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Throwback Thursday: PLAGUE BASKETBALL (Northwestern 51, Rutgers 47)

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My eyes, they’re burning.

NCAA Basketball: Seton Hall at Rutgers Jim O'Connor-USA TODAY Sports

It was the dawning of a new era for the Big Ten. After the dizzying conference realignments of the early 2010s, the Big Ten had added Rutgers and Maryland to its ranks, expanding the conference to 14 “elite” programs. It was time to get started on a refreshing and exciting new Big Ten—

Haha, okay, enough with that. Northwestern had the pleasure of traveling to Piscataway for Rutgers’ first conference game as a full member of the Big Ten. You can be sure there were thrilling times to be had in New Jersey on December 30th, 2014, as the world turned to see Eddie Jordan’s Scarlet Knights face off against Chris Collins and the Northwestern Wildcats.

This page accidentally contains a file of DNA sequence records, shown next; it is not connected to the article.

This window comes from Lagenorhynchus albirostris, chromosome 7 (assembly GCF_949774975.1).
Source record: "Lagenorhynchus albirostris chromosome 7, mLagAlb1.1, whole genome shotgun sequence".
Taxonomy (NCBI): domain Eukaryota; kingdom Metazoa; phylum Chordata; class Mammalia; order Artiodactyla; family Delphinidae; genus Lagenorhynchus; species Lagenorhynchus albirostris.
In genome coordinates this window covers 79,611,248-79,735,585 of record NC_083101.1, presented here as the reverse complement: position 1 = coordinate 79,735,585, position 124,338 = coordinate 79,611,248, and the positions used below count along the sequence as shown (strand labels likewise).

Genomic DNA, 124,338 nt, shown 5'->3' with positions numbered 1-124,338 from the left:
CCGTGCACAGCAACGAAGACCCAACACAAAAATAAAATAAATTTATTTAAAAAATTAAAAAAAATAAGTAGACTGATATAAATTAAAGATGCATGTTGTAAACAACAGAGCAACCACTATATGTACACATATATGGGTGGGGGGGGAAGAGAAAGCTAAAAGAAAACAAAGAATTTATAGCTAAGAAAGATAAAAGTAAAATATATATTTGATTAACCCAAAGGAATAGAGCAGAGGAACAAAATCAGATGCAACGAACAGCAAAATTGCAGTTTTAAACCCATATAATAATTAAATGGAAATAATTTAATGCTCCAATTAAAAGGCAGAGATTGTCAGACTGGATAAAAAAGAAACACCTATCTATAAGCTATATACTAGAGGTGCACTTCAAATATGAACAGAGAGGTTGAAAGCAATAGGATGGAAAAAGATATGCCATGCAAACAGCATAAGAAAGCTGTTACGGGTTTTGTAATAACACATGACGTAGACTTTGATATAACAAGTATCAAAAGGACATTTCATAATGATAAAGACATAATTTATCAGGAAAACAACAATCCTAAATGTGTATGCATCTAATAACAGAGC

But guess what! Northwestern and Rutgers played one of the worst basketball games you’ll ever see, and specifically one of the worst halves of the entire Chris Collins era. There’s no better way to welcome in the New Year and the new eternity of Rutger in the Big Ten than a 51-47 slugfest at the RAC. Northwestern would not win another conference game until February 15th. Rutgers lost 16 Big Ten games that season. It was plague basketball. It was really, really bad. Both teams combined for two points over eight minutes. The average points per possession for both offenses was 0.79. The overall shooting percentage was 34 percent.

Amazingly, the game opened with three consecutive three pointers, two from Rutgers, one from Bryant McIntosh, that put Northwestern in an early 6-3 deficit. This was, honestly, the most efficient offensive production that both teams would produce for the entire game.